Faculty Publications and Other Works -- Ecology and Evolutionary Biology

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Ecological succession drives large-scale changes in ecosystem composition over time, but the mechanisms whereby climatic change might alter succession remain unresolved. Here, we asked if the effects of atmospheric and climatic change would alter tree seedling emergence and establishment in an old-field ecosystem, recognizing that small shifts in rates of seedling emergence and establishment of different species may have long-term repercussions on the transition of fields to forests in the future.

Methodology/Principal Findings

We introduced seeds from three early successional tree species into constructed old-field plant communities that had been subjected for 4 years to altered temperature, precipitation, and atmospheric CO2 regimes in an experimental facility. Our experiment revealed that different combinations of atmospheric CO2 concentration, air temperature, and soil moisture altered seedling emergence and establishment. Treatments directly and indirectly affected soil moisture, which was the best predictor of seedling establishment, though treatment effects differed among species.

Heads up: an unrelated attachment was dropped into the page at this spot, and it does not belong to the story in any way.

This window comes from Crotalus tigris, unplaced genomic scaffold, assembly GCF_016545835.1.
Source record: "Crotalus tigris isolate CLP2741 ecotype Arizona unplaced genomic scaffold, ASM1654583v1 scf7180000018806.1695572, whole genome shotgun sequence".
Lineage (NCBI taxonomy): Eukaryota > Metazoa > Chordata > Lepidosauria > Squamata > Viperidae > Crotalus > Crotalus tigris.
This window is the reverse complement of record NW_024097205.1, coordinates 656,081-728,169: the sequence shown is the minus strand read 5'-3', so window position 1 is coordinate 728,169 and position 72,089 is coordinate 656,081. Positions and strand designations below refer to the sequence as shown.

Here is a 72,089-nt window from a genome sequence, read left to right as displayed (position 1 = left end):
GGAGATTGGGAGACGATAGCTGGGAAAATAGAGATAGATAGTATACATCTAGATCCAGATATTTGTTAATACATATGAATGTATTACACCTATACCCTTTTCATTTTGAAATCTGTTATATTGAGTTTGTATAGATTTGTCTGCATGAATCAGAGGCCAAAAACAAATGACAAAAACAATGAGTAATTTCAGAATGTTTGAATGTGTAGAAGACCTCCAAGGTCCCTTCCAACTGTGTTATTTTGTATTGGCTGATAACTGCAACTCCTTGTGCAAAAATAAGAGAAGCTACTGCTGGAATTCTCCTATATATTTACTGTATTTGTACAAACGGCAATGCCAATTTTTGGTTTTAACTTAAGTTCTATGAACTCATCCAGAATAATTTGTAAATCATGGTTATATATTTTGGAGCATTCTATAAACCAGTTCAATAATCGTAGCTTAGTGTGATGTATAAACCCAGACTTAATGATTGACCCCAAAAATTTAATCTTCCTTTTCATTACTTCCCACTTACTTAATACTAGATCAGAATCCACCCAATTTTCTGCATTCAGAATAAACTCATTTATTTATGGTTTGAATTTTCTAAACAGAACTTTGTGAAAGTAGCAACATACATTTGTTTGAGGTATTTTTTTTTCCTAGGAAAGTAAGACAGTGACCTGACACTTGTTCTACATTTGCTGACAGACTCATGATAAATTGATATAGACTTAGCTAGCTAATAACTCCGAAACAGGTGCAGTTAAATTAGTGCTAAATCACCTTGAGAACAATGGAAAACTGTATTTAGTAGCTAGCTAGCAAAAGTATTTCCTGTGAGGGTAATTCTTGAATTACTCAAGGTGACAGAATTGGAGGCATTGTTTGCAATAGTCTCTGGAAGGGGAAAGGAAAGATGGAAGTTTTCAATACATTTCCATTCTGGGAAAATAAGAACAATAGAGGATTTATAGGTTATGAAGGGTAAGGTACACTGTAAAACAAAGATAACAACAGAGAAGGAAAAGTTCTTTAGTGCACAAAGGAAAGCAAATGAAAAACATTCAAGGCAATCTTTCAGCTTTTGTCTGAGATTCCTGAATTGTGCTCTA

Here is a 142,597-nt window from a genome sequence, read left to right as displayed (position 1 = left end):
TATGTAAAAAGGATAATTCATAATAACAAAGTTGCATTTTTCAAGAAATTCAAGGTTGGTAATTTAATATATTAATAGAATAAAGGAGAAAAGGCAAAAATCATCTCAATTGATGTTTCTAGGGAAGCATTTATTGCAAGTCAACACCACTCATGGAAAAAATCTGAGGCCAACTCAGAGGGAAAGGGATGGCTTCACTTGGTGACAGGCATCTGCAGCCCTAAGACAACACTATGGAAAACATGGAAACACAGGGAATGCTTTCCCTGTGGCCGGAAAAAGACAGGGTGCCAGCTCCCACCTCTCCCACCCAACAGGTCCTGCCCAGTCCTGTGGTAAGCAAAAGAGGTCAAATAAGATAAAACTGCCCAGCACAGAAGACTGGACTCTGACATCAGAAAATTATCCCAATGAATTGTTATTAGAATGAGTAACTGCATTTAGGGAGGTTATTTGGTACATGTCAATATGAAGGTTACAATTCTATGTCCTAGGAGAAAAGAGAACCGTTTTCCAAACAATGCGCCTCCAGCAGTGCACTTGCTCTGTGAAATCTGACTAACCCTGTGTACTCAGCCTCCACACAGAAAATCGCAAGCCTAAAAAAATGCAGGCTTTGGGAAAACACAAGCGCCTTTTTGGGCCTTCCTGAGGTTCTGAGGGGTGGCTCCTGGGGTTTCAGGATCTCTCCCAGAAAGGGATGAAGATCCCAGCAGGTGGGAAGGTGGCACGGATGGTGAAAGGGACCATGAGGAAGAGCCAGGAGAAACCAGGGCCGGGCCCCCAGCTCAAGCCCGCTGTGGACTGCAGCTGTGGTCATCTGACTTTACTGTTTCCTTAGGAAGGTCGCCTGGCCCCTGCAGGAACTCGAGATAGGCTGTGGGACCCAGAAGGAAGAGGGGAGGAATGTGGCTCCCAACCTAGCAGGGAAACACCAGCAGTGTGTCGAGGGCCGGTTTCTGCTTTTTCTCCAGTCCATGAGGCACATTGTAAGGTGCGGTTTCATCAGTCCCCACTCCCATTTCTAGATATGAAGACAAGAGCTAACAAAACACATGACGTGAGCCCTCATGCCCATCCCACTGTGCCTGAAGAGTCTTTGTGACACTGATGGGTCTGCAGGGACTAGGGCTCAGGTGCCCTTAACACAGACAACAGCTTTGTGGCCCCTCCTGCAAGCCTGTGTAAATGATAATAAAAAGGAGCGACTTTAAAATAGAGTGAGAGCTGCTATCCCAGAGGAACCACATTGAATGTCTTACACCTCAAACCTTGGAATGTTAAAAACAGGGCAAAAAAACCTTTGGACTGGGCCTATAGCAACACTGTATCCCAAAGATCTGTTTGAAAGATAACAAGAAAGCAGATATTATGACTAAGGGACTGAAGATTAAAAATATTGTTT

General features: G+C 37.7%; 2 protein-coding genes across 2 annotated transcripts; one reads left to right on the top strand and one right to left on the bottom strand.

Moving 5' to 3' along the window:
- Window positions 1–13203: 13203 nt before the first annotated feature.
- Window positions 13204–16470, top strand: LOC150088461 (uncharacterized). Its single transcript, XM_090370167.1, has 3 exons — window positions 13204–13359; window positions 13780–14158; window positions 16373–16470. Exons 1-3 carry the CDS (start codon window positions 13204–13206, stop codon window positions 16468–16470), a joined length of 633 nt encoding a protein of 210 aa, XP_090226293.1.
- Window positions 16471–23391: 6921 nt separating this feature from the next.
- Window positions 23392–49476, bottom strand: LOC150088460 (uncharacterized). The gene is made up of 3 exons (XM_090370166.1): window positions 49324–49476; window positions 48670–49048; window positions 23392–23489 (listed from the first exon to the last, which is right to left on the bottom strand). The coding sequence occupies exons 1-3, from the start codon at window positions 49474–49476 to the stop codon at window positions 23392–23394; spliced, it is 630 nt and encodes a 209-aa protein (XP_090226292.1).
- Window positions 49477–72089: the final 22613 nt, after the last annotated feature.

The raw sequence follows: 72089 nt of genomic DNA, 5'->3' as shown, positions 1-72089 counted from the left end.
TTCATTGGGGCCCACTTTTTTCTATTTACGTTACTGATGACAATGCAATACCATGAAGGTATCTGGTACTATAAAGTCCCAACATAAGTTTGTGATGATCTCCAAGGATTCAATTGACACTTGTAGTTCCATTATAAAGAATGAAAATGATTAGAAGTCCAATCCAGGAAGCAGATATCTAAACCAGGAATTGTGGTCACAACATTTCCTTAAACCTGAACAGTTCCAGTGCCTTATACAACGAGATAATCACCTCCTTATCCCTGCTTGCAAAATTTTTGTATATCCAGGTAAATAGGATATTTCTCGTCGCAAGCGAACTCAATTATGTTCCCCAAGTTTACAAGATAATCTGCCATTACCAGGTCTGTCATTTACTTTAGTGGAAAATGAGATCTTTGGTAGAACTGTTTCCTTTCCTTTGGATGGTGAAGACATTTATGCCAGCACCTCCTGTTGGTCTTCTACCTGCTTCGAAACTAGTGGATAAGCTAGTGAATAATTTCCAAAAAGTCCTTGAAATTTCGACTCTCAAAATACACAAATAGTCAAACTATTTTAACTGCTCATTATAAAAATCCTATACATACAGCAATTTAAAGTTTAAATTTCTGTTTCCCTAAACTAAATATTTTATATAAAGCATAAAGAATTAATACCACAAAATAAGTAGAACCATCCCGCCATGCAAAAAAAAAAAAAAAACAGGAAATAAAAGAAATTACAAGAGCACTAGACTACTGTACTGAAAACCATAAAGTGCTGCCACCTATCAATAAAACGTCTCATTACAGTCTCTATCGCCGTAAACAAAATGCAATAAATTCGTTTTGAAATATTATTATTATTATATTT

The observed impacts, coupled with variations in the timing of seed arrival, are demonstrated as predictors of seedling emergence and establishment in ecosystems under global change.


This article has been funded by the University of Tennessee's Open Publishing Support Fund.

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